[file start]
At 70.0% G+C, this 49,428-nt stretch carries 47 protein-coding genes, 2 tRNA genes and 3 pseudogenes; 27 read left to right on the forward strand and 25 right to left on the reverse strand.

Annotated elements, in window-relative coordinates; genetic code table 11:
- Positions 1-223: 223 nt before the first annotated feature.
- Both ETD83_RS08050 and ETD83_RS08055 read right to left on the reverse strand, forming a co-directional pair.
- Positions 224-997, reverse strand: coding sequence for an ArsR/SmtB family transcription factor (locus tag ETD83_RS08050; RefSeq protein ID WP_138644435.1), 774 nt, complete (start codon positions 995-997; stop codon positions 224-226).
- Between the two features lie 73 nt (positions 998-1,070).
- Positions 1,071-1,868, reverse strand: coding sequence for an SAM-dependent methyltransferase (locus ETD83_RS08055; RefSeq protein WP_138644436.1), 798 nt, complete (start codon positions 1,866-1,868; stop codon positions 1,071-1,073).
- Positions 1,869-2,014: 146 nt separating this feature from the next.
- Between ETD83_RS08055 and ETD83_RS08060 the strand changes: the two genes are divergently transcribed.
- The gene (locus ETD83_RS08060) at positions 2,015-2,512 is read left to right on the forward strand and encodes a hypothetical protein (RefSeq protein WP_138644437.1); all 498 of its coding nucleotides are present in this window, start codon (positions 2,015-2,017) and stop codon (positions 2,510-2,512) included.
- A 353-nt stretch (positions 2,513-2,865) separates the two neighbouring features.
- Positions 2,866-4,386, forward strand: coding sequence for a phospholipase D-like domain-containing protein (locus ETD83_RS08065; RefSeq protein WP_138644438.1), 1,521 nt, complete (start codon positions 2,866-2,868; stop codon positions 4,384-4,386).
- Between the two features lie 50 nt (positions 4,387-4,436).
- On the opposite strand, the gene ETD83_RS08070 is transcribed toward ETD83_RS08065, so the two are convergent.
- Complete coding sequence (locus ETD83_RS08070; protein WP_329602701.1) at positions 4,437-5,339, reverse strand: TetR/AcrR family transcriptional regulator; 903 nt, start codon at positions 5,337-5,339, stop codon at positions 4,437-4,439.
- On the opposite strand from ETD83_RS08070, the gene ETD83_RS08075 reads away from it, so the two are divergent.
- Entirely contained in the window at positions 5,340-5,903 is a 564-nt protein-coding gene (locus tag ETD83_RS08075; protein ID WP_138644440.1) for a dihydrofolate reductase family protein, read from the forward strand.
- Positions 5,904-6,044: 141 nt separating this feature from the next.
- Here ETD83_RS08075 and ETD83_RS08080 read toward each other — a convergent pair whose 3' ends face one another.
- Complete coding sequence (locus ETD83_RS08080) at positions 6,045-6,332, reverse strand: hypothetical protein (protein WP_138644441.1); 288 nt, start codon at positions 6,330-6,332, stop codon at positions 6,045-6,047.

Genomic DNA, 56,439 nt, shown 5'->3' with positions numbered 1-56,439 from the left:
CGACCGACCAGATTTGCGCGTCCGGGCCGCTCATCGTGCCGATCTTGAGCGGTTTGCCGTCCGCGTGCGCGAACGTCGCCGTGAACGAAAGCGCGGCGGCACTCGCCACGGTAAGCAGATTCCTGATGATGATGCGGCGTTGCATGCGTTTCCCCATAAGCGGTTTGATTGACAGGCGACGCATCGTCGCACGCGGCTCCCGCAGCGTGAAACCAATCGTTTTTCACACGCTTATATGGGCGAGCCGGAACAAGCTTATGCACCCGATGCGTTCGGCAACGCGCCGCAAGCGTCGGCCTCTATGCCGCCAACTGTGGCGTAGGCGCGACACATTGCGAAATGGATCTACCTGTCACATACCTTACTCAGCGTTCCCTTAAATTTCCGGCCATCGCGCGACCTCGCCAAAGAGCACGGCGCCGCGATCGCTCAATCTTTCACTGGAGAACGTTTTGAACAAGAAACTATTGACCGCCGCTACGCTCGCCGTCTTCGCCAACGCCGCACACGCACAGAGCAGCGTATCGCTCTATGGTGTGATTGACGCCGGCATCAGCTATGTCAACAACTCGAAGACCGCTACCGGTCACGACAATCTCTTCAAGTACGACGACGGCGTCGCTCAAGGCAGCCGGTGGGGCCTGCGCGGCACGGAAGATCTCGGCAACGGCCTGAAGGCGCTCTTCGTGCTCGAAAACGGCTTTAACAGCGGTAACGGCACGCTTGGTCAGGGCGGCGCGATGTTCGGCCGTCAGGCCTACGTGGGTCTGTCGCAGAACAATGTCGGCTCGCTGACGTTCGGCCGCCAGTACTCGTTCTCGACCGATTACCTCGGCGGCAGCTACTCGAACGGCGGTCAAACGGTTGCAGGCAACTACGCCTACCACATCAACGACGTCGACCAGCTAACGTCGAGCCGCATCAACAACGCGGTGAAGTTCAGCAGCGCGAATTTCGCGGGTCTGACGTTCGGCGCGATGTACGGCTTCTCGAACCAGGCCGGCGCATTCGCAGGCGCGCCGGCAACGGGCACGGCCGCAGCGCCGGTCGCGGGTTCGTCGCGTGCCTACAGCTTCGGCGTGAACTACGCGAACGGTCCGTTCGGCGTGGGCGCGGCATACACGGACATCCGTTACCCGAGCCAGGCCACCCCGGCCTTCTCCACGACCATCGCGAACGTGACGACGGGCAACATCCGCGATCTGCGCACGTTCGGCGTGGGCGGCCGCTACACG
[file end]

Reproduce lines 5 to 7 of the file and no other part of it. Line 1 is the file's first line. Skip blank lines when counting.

- Positions 224-997, reverse strand: coding sequence for an ArsR/SmtB family transcription factor (locus tag ETD83_RS08050; RefSeq protein ID WP_138644435.1), 774 nt, complete (start codon positions 995-997; stop codon positions 224-226).
- Between the two features lie 73 nt (positions 998-1,070).
- Positions 1,071-1,868, reverse strand: coding sequence for an SAM-dependent methyltransferase (locus ETD83_RS08055; RefSeq protein WP_138644436.1), 798 nt, complete (start codon positions 1,866-1,868; stop codon positions 1,071-1,073).